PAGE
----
Where will you learn the most?  

Your next position should challenge you, offer the opportunity to learn and be a part of an exciting team. This is more important than title or money. “Don’t go from the largest company in the industry to a better paying position at the second largest company, you won’t learn enough,” said. Mr Pryor. Perhaps there is a smaller and more creative company in your industry or in a new industry that needs your functional skills. Look around and be open to as many opportunities and possibilities as you can.

“I always recommend to people that they focus on where they can make a contribution, where they will learn, and where they will grow,” said Mr. Pryor.

Sharpen your technology skills

You may not be a software engineer, but you can take a programming class to have a better understanding of the tasks under the hood. If you are a software engineer, what is the next programming language you should learn? If you are a marketing expert, what new investments can you make in digital marketing? How can you use AI or Blockchain technologies? Are there technologies coming that will affect your business? Can your customers order your products through Alexa? Will self-driving cars impact your business model?

Take on tough tasks

There may be opportunities for which there are no experts available. If it looks challenging and interesting, then take it on and you will be the company expert in a few weeks. If you are applying to this kind of job at a new company, organize your pitch around the elements of your experience that is directly relevant and express your confidence, determination, agility and ability to work smart.

Follow good management

Good companies have good management. But what companies have great management? Who has had previous success? Who has a good reputation? Do people like working there? If it is a hard place to work, is it worth it? Elon Musk has a reputation for being tough to work for, but you will learn a lot.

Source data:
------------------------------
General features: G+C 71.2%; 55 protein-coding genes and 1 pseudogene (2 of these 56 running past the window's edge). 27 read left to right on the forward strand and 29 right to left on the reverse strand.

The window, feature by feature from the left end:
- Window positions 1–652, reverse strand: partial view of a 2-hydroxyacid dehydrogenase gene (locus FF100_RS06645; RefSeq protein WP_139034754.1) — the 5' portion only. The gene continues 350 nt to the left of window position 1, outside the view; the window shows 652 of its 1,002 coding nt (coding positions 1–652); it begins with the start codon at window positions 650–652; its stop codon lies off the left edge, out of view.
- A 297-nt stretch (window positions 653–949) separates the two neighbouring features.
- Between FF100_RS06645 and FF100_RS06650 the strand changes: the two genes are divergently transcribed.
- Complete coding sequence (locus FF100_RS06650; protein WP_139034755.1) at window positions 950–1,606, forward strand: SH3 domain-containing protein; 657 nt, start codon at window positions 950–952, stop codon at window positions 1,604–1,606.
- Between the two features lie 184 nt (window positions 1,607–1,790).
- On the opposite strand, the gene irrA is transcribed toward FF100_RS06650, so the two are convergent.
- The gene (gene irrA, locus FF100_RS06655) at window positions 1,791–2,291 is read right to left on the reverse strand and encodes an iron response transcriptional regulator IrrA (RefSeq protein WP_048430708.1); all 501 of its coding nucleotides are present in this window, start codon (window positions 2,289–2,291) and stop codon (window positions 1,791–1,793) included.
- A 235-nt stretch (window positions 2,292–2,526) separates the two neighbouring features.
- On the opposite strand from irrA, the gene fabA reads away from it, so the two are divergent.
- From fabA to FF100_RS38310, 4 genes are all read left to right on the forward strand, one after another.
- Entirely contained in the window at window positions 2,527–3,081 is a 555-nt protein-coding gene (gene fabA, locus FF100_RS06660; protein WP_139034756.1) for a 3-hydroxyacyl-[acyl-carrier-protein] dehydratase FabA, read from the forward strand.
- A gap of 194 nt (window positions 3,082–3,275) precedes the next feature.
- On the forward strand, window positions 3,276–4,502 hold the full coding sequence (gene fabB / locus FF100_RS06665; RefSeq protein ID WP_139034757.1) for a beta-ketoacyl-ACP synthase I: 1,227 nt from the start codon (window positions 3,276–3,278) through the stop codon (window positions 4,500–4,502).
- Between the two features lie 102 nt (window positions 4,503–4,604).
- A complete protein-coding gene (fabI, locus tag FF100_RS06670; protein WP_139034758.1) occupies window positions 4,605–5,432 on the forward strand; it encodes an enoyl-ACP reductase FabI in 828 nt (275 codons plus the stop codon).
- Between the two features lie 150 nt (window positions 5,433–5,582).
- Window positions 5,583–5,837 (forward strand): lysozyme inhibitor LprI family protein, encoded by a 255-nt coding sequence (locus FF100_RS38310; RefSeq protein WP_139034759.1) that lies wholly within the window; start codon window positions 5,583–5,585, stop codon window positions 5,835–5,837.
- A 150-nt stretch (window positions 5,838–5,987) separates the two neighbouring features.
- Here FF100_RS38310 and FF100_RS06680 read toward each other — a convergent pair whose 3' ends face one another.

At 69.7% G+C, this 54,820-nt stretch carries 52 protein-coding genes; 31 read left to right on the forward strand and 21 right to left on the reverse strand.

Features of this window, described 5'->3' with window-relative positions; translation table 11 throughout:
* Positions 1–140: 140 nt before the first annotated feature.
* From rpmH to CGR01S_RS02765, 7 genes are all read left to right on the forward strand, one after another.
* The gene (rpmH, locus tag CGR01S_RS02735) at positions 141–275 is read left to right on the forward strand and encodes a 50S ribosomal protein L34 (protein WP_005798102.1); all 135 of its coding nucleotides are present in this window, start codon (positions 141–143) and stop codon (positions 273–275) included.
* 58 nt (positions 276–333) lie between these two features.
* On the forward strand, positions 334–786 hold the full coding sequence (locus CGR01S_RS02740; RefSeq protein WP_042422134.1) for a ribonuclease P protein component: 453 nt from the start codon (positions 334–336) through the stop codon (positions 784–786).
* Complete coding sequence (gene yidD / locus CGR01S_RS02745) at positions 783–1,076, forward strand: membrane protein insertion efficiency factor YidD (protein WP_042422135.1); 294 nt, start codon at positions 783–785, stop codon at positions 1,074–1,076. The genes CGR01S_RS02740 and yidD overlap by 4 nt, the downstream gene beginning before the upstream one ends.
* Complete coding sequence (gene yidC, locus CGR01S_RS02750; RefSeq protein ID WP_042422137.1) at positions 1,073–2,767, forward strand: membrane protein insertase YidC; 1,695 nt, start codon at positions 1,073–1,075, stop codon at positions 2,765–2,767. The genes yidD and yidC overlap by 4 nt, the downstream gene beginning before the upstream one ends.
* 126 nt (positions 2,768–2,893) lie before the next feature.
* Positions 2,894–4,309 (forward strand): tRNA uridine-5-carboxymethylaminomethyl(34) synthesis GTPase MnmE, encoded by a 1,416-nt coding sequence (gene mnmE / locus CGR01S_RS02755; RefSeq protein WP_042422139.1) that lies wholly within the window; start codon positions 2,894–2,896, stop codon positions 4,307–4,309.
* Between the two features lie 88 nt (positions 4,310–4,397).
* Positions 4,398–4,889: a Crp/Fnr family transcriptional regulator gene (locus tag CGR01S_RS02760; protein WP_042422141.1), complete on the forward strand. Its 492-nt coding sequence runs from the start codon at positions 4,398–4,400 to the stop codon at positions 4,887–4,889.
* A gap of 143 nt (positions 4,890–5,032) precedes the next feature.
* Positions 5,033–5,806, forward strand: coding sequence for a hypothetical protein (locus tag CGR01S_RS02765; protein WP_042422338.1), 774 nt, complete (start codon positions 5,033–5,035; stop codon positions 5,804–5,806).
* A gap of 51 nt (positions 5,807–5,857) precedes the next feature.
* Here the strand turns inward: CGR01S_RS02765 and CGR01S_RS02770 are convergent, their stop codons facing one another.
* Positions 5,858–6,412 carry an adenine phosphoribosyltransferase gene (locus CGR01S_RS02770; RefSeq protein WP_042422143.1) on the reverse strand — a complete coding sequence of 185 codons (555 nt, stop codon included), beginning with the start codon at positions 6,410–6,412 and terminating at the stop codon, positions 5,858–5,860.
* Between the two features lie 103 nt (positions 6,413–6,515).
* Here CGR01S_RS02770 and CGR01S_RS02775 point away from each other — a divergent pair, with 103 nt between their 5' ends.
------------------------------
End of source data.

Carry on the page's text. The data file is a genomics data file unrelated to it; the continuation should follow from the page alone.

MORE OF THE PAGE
Trust your instincts

Respect your instincts if you think Artificial Intelligence has more potential than Cloud Data Services.  Respect your instincts if you gravitate to B2B challenges rather than B2C challenges. Respect your instincts if you enjoy working with product managers. If you are fascinated by the potential for Augmented Reality, then pursue it. Trust yourself if you go to interview at the company and things just don’t feel right.

Avoid fads

Not all companies that have gotten venture money recently are going to make it. The fourth or fifth meal kit company is going to have a hard time. The crypto currency industry is very risky. The business which paints digital mustaches on cat pictures is going to have very thin margins. Sometimes a new entrant can capitalize on the lessons of the first. Google came after Yahoo! and Netscape. “Ask yourself whether this company is solving a real world problem and adding real value in a unique way,” said Mr. Pryor.

Career changes in the age of technology present challenges that may not have existed just two to three years ago. No one can predict the future accurately, but by doing your research and gravitating to a function, division or company that is growing and investing in technology and focused on solving customer problems, you are on the right track.

Andrew W. Mitchell, Managing Editor

Contributed by Ted Pryor, Managing Director for Greenwich Harbor Partners